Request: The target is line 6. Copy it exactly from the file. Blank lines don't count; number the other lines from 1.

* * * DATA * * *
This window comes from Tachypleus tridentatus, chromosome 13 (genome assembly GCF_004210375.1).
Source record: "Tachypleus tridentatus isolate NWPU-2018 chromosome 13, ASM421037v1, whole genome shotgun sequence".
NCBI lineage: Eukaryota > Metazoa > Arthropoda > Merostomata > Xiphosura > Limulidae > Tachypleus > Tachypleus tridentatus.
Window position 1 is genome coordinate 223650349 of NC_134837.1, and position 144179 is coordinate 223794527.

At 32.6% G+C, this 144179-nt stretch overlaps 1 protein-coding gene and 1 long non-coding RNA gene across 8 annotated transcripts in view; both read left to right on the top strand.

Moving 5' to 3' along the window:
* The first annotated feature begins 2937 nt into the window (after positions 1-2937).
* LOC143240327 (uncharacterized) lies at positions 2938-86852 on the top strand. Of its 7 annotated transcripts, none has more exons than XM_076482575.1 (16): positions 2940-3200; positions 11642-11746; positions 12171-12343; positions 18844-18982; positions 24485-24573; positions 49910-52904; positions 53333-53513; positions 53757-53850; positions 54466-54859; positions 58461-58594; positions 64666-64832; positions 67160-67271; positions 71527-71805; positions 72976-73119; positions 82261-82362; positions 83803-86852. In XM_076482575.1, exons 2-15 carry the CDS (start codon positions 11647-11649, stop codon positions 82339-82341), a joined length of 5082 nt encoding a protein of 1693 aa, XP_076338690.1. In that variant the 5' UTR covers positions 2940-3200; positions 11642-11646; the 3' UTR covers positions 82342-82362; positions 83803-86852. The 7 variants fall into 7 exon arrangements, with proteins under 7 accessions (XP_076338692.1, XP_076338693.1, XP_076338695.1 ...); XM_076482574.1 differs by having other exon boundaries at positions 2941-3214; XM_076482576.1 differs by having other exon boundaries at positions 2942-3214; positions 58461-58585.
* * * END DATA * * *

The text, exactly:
Moving 5' to 3' along the window: